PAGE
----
Sunday, June 20, 2010

Toy Story 3 - Pixar's Brave Little Toys

I didn't like the first Toy Story. Despite being penned by Buffy's Joss Whedon, I thought the film borrowed heavily from the long forgotten Raggedy Ann and Andy Musical Adventure movie and Jim Henson's The Christmas Story. Toy Story 2 I thought was a billion times better with a unique story and characters that you could really care for. Try to not cry when Jessie has her flashback. Just try. When Toy Story 3 was announced, one couldn't help but be sceptical.

Toy Story 3 appears to borrow heavily from the animated film The Brave Little Toaster: Animated inanimate objects and their owner who's going off to college. What's going to happen?

Andy is all grown up and has to decide what to do with his childhood toys. Or at least the ones he still has. Fan favorites like RV, Etch and Bo Peep (sad face) are absent from this movie aside from cameos in the opening credits.

By mistake, the toys are sent to a daycare center where they meet many new characters. This movie has a lot of characters, but it never gets confusing and the characters are always charming and intriguing. One of my favorites is the appearance of a Totoro Doll among some of the new friends of our core cast.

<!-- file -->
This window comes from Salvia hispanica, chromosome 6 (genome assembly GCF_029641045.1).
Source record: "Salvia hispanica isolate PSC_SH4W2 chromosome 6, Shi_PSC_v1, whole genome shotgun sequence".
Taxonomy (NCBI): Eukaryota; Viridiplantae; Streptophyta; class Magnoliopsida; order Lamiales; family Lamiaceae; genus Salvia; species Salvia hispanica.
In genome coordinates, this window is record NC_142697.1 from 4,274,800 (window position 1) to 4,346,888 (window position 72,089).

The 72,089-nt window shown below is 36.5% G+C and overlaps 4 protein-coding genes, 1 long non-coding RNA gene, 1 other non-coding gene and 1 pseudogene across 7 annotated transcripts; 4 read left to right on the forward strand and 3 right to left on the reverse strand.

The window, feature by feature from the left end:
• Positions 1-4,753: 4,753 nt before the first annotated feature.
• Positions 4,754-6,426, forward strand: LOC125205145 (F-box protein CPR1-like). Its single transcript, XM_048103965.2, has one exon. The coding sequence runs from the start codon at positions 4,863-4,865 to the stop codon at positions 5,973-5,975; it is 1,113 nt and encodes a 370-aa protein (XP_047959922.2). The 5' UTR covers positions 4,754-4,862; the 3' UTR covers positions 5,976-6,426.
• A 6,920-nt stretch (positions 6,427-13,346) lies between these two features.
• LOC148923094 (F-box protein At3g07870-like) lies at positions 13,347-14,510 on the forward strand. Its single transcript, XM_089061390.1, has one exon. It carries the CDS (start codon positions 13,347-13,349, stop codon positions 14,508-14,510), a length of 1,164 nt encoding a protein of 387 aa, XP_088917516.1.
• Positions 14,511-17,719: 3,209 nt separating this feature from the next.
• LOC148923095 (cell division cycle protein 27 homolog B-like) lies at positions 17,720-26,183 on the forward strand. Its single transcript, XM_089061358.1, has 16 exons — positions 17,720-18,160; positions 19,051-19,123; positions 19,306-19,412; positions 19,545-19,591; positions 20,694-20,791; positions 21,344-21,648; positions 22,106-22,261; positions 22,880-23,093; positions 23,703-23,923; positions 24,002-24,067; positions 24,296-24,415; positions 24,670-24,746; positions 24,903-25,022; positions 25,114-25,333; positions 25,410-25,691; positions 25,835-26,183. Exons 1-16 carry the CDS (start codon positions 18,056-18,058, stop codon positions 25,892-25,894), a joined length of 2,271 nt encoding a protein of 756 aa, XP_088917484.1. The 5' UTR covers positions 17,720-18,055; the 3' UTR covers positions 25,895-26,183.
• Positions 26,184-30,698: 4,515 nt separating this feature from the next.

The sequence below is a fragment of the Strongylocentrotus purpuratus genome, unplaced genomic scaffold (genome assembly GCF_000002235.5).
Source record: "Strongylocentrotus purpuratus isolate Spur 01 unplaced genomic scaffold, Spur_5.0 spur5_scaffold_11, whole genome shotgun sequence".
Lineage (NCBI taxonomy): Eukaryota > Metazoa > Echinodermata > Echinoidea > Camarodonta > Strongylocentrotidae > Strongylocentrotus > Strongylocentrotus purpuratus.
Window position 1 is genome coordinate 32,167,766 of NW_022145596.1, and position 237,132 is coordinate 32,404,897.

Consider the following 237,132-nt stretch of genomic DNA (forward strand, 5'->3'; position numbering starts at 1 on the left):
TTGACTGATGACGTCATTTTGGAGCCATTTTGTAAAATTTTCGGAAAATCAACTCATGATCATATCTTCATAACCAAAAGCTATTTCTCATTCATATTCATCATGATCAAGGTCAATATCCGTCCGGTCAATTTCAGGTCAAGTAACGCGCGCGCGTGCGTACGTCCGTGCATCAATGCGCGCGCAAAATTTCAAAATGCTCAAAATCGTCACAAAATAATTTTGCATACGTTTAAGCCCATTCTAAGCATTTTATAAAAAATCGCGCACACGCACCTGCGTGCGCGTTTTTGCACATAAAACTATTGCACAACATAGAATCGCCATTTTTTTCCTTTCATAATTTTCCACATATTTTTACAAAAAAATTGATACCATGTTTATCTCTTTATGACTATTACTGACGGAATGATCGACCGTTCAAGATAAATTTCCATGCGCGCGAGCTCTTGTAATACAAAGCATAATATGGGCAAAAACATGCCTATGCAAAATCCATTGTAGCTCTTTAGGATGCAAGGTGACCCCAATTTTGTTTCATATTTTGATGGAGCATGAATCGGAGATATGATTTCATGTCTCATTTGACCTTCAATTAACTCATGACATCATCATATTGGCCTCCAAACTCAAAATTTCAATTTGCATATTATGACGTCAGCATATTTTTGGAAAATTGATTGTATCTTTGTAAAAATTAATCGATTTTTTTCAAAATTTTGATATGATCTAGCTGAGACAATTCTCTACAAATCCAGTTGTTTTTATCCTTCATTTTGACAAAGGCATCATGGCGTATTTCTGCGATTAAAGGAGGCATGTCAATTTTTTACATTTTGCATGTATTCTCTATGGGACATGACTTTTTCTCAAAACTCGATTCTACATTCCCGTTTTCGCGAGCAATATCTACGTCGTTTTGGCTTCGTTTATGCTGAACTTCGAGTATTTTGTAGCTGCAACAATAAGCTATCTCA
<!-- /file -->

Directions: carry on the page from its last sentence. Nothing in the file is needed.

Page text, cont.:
One thing I found lacking in the first two movies is strong female representation. I loved the character of Bo Peep, but she was never really part of the main action. Jessie didn't really have room to grow in Toy Story 2 and Mrs. Potato Head and Barbie were merely cameos. 

In Toy Story 3 I was surprised to find how well written Mrs. Potato Head was. She actually outshines her male counterpart in this movie. There is a sequence with Mr. Potato Head and a tortilla that got the biggest laughs in the theater, but one can clearly see that Mrs. Potato Head is the top spud. Barbie is surprisingly very empowered in this film and her story arc becomes one of the most interesting among our characters, aside from Woody of course. 

Where Toy Story 3's strength really lies in of course is the story itself. In this one film we have a very multi-layered story about letting go that never loses it's focus or beats you over the head with it's lesson. It doesn't just tell it's story, it's shows it's story, and that's really what film is all about.

A highly recommended movie that will no doubt be dissected and discussed.

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